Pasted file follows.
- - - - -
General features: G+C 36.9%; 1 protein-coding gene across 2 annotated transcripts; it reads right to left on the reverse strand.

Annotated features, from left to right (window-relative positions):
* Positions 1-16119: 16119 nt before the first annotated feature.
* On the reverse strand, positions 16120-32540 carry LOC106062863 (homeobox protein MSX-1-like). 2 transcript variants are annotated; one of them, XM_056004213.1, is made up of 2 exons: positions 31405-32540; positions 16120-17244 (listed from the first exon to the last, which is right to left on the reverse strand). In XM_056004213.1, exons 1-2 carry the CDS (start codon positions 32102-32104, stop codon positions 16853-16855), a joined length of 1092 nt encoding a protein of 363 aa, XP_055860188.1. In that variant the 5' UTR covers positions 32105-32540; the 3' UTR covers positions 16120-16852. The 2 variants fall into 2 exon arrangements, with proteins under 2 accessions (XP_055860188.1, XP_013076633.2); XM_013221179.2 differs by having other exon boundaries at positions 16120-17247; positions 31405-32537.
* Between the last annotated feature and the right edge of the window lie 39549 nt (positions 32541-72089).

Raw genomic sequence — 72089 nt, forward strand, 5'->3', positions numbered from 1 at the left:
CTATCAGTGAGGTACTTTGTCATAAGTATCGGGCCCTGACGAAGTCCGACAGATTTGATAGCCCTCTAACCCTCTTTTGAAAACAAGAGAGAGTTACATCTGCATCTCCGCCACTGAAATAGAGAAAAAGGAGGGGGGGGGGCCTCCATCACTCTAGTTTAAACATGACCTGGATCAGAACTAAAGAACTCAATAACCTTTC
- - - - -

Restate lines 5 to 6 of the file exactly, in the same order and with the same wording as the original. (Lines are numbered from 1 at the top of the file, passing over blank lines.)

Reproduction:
* Between the last annotated feature and the right edge of the window lie 39549 nt (positions 32541-72089).

Raw genomic sequence — 72089 nt, forward strand, 5'->3', positions numbered from 1 at the left: